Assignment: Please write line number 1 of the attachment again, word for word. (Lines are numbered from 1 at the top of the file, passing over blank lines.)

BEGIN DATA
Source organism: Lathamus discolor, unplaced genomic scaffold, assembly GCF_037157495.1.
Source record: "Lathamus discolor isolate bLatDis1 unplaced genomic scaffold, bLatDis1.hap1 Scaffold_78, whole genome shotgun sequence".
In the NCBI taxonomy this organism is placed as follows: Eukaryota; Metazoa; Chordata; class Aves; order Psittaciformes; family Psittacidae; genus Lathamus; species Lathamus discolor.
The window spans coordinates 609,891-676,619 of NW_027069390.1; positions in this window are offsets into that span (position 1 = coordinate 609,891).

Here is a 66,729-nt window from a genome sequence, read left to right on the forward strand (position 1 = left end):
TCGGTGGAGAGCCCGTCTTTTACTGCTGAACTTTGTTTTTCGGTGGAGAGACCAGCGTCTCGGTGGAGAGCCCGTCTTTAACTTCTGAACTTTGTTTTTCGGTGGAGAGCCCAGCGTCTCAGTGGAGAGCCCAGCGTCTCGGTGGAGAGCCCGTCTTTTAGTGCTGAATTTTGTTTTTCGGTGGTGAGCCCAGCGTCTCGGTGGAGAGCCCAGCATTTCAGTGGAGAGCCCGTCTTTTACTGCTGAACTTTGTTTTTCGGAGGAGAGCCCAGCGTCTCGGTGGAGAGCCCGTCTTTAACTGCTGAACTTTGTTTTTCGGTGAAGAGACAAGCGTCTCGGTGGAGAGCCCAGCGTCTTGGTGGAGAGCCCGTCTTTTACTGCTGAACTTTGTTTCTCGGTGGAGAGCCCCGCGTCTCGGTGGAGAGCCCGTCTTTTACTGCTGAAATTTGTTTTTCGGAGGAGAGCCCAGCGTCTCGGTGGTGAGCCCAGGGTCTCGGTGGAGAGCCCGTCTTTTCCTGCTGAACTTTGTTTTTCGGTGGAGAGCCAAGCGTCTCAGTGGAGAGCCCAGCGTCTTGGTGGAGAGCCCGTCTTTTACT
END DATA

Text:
Source organism: Lathamus discolor, unplaced genomic scaffold, assembly GCF_037157495.1.